On Sept. 10, 2001, Lower Manhattan was a new and prospering residential neighborhood. The next morning, Sept. 11, the mightiest architectural feats in America had been reduced by terrorists to heaps of material rubble, smoke, and fire.
In the three years since the attacks, citizens of New York City have mourned losses, gathered together for strength and watched as American troops infiltrated Afghanistan and Iraq for revenge.
After Sept. 11, a common notion in the city was to rebuild Ground Zero quickly to symbolize rebirth. Public opinion on the issue spanned the spectrum of possibilities from building nothing to recreating the Twin Towers.
When a stiff wind blew off the harbor, it stirred a blinding dust storm, according to a New York Times report. The idea of building nothing was not an option.
To rebuild the Towers, according to architectural critic Paul Goldberger, would be to repeat “the worst architectural mistake in our century.” Goldberger is the author of “Up from Zero,” a book that captures and comments on the rebuilding process of ground Zero.
Demand for new designs and ideas created conflict between Larry Silverstein, who has a 99-year lease on the land, the Port Authority, which owned the land before Silverstein, Gov. George Pataki and the Lower Manhattan Development Corporation that was created by Pataki and Rudolph Giuliani to assist those involved in the process.
The conflict was settled with a decision to let 4,000 New York City citizens vote on how to rebuild Ground Zero. The group concluded that the world’s finest architects should compete for the honor.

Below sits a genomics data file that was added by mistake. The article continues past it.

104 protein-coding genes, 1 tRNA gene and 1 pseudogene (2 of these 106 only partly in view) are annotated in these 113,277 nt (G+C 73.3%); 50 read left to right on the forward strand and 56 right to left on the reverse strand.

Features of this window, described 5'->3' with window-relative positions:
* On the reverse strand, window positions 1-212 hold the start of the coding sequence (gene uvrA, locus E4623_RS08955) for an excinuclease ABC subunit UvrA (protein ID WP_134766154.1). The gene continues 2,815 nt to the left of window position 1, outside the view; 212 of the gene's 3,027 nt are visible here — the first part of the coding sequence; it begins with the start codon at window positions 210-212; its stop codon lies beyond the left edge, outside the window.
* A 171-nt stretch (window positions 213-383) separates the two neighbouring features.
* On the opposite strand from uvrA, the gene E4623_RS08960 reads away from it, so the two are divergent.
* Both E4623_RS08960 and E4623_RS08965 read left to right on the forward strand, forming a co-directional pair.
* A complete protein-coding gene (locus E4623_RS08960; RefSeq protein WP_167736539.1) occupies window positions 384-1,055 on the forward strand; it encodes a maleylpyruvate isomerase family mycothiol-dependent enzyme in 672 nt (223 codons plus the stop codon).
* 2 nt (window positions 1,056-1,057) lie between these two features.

On Feb. 27, 2003, the final decision appointed Daniel Libeskind as the choice architect. Libeskind’s sketches included a 1,776-foot tall Freedom Tower, with a spire rising higher than the twin towers had. To memorialize the site, he planned to incorporate a slurry wall that survived the attacks of Sept. 11.
In a Sept. 9, 2004 interview on National Public Radio, Goldberger discussed a new conflict that is obstructing the reconstruction process, a debate between two architects; Libeskind, chosen by Pataki and the people, and David Childs, assigned by Silverstein to assist.
Libeskind’s Freedom Tower sketches envision a spire that would rise out of one side of the building, like the extended arm of the Statue of Liberty.
Childs had been playing with ideas since Sept. 11, 2001. Before the attacks, he had been hired to improve the Twin Towers. Childs planned to design a single “torqued, or twisted tower,” and he, “felt strongly that the spire should come from the center of the building,” according to Goldberg in the interview.
Goldberg reports that Libeskind won the contest, but that “in accepting his ideas, the people were accepting the idea of a tall tower, but not of his actual design.”
Childs was appointed by the landlord to design the tall tower.
Libeskind refuted, insisting that the people and the governor had chosen his work, so the right is his to turn sketches into design.
Libeskind and Childs each thought that they were designing the memorial skyscraper. In an effort of compromise, the architects were ordered to work together. “They were not pleased about it,” Goldberg said. “Their ideas are not necessarily the same.”
As Libeskind and Childs attempt to cooperate for a greater cause, Goldberg realizes that issues remain beyond stylistic architectural preferences, like the functionality of the design. Goldberg believes that Lower Manhattan, a promising residential neighborhood before the attacks, could be made “better still.”
“There is not much demand for office space in Lower Manhattan,” Goldberg said. “People want housing. The area was becoming a mixed-use neighborhood, and more of a place where people lived.”
Goldberg projects that the completion of the process will take at least 10 to 15 years.
“The new is what will serve us the best, to show the world on this piece of land which America was attacked, that we will not only build, but stay on the cutting edge of creativity.”
Posted to the web by Lori Iannella